Manager Robert Schäfer has been walking one of the biggest conflict lines in modern football for years. He was managing director at 1860 Munich when the investor Hasan Ismaik and the parent club were at loggerheads. And the 46-year-old is again at Hannover 96, where the majority shareholder Martin Kind and the opponents of Kind, who are supported by many fans, face each other at the head of the registered club.

Schäfer’s assessment after two years of the corona crisis is: “For two years, which is almost an eternity in times of digital change, our industry was hardly able to look ahead.” Almost all clubs were “busy with the struggle for survival”. Now football is coming out of the pandemic “with a new leadership: Donata Hopfen is the managing director of the DFL, Hans-Joachim Watzke plays a stronger role there as head of the supervisory board and the DFB also has a new president. But those who already have a goal and a strategy have presented are the organized fans.”

Bundesliga is politically correct and clean

Their “future professional football” concept calls for a commitment to football as a grassroots popular sport – with its own commission for fans and fan cultures in the DFL and a more even distribution of TV money. This goes far beyond the results of the DFL’s “Future Professional Football Task Force”, which Breit also calls “a disappointment”. And she was there in 2020 as a fan representative at the table.

But while Schäfer considers it important that professional football formulate “a goal and a strategy” as quickly as possible, the statements there have been quite mixed up in the past few days. Dortmund boss Watzke told “Sport Bild”: “As a league, we have to make it clear to people in Europe and around the world: The Bundesliga is politically correct and clean. And it definitely develops the most young players and has by far the cheapest tickets , focuses on sustainability issues.”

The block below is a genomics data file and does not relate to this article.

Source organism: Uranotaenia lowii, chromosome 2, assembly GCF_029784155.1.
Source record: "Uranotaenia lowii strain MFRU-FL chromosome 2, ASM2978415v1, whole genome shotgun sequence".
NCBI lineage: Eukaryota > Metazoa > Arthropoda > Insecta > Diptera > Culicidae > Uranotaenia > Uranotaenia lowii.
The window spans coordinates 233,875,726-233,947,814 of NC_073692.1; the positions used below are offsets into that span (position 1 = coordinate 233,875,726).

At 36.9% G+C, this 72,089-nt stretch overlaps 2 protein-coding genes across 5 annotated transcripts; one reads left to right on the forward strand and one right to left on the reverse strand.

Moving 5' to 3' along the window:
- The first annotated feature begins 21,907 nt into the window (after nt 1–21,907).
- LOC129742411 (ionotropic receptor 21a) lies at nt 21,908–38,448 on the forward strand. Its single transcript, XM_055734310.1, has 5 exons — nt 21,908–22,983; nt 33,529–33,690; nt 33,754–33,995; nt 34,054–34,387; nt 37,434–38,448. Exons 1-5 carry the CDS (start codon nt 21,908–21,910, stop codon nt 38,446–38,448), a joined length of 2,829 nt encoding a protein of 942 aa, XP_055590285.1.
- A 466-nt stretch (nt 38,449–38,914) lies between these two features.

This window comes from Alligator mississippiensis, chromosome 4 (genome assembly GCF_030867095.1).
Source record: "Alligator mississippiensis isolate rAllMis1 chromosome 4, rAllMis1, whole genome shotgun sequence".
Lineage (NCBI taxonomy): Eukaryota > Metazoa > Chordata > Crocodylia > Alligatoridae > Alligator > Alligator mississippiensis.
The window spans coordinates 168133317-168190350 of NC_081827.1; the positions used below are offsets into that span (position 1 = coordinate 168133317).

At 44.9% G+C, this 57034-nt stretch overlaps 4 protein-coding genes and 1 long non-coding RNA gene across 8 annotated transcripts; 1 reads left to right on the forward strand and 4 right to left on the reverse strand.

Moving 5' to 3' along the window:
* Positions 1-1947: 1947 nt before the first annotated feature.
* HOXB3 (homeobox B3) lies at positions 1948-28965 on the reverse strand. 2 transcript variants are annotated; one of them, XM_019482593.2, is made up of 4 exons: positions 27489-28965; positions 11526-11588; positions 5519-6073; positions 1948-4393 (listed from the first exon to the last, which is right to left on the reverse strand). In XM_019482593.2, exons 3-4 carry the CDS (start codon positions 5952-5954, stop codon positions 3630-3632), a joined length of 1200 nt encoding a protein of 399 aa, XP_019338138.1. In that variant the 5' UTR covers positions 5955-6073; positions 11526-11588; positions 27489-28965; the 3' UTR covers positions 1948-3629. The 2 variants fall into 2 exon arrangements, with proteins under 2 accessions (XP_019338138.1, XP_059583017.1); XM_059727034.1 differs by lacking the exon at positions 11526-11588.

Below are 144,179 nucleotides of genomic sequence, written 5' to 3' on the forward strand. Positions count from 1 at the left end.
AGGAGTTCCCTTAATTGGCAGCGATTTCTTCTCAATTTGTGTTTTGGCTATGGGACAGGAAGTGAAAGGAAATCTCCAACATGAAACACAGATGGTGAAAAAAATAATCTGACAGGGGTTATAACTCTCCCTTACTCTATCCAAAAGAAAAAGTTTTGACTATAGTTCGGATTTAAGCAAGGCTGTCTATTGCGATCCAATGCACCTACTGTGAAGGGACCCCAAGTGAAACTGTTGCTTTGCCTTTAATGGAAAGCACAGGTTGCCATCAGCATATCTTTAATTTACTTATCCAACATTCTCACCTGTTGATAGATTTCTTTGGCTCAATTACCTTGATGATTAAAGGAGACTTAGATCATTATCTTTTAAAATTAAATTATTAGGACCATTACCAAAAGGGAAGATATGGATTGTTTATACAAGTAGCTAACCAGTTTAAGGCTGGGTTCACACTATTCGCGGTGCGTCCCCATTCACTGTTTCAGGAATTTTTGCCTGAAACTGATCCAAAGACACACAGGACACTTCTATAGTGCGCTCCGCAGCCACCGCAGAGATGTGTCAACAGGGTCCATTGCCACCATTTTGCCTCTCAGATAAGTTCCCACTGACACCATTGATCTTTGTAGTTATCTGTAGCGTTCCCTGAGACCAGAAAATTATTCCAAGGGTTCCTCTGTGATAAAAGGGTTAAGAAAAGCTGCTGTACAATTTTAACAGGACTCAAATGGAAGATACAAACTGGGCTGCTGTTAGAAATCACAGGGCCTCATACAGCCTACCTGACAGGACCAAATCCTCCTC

Just two days before this interview appeared, Karl-Heinz Rummenigge questioned the 50+1 rule. If you don’t change it “so that investors can still invest in the Bundesliga, then the question arises as to how long the Bundesliga can maintain its competitiveness,” said the former CEO of FC Bayern Munich in the “TOMorrow” podcast.

A “dark day” for football

The 50+1 rule only limits the influence of external donors in Germany. It is a guarantee that an example like this from the English Premier League cannot happen to the Bundesliga: within a few days in mid-March, 81 people were executed in Saudi Arabia and the Russian oligarch Roman Abramovich in Great Britain on charges of aiding and abetting warmongering Lost control of Chelsea FC. Then, on March 13, Chelsea played Newcastle United, owned by the Saudi sovereign wealth fund. A “dark day” for football, wrote the “Guardian”.

Because of such connections in professional football, many fans in Germany remain skeptical, even though they are going back to the stadium. “This euphoria is simply overwhelming at the moment. The question is whether it will hold up in football in the long term,” said Helen Breit.